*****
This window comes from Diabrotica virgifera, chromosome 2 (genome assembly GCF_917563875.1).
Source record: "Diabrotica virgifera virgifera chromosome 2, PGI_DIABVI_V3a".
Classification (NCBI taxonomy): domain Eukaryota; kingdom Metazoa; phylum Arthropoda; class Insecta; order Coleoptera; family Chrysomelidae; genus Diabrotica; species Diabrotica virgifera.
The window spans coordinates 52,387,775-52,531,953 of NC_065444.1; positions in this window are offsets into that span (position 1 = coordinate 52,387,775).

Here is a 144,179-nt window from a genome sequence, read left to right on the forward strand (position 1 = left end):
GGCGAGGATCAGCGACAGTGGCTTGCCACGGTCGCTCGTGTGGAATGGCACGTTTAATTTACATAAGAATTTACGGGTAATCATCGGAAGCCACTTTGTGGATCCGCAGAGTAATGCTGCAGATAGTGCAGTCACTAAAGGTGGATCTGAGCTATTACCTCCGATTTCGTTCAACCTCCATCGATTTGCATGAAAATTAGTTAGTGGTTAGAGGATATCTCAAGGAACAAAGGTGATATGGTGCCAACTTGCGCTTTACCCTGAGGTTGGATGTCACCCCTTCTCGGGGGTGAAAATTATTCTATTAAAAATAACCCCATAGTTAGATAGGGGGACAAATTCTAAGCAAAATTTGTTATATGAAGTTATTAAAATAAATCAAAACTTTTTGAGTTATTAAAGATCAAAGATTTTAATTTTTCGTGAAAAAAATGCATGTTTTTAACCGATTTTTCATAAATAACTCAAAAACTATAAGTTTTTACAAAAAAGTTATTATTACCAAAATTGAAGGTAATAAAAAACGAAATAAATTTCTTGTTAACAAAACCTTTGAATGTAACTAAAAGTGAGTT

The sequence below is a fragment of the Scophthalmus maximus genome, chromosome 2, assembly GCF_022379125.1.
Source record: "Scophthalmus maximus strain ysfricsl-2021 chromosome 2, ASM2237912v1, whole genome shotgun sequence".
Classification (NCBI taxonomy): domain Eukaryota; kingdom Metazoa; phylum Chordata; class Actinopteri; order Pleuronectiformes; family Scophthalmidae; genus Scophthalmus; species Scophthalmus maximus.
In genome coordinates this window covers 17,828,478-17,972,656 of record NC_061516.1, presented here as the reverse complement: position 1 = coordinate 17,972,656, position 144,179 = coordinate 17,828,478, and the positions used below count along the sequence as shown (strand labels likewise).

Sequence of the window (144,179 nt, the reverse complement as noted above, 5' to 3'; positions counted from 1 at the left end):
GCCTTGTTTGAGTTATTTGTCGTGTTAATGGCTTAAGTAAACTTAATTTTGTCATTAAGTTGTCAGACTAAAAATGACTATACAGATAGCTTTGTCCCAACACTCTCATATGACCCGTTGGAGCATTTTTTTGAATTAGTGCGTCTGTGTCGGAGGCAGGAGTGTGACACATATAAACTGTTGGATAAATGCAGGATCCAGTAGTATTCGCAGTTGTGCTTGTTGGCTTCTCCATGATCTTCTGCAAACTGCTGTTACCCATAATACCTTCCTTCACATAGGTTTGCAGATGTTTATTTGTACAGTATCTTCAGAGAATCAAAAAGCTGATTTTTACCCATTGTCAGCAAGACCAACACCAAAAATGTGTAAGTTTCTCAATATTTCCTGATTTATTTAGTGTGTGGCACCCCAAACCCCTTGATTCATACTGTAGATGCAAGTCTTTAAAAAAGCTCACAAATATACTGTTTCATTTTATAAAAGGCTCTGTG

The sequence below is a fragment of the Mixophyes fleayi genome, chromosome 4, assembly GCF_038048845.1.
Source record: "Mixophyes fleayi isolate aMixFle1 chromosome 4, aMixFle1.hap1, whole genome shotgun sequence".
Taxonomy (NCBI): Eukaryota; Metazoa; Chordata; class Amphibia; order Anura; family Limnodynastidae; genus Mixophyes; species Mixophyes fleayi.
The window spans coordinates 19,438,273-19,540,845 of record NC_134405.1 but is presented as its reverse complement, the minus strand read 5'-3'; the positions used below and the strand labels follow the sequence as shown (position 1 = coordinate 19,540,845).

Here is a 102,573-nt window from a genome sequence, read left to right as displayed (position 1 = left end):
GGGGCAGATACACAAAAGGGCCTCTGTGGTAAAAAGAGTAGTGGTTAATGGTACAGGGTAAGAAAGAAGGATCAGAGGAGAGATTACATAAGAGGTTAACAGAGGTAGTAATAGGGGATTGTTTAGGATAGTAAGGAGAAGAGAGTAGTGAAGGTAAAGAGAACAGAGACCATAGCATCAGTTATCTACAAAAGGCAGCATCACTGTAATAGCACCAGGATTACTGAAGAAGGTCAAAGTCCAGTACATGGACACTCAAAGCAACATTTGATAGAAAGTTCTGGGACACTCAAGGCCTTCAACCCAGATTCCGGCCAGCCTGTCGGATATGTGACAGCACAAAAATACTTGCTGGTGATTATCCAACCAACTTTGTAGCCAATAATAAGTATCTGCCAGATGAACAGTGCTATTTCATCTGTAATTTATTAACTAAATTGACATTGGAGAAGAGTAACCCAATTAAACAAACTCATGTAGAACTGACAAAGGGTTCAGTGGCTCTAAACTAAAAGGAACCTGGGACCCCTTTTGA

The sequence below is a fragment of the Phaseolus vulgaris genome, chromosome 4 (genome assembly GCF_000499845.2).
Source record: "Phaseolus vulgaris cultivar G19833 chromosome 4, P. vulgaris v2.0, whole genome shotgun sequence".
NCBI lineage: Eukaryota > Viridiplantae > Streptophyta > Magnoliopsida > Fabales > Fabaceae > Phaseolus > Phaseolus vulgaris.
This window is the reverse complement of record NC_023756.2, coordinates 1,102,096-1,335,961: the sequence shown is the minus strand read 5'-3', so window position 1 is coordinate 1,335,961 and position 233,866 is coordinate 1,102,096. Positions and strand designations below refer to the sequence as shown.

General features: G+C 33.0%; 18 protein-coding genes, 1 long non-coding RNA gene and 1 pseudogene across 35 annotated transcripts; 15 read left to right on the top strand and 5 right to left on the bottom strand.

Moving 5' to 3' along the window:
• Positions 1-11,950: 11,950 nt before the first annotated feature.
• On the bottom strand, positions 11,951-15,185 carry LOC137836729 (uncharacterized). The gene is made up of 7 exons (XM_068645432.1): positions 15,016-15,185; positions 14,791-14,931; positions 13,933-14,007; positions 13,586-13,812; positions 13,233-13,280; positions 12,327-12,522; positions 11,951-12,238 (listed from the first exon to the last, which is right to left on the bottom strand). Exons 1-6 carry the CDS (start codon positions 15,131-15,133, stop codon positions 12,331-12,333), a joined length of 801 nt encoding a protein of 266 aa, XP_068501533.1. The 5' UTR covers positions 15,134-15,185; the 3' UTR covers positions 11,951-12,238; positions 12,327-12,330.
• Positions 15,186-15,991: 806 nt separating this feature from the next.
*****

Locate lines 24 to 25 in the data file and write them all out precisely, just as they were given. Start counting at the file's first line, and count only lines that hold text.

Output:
Moving 5' to 3' along the window:
• Positions 1-11,950: 11,950 nt before the first annotated feature.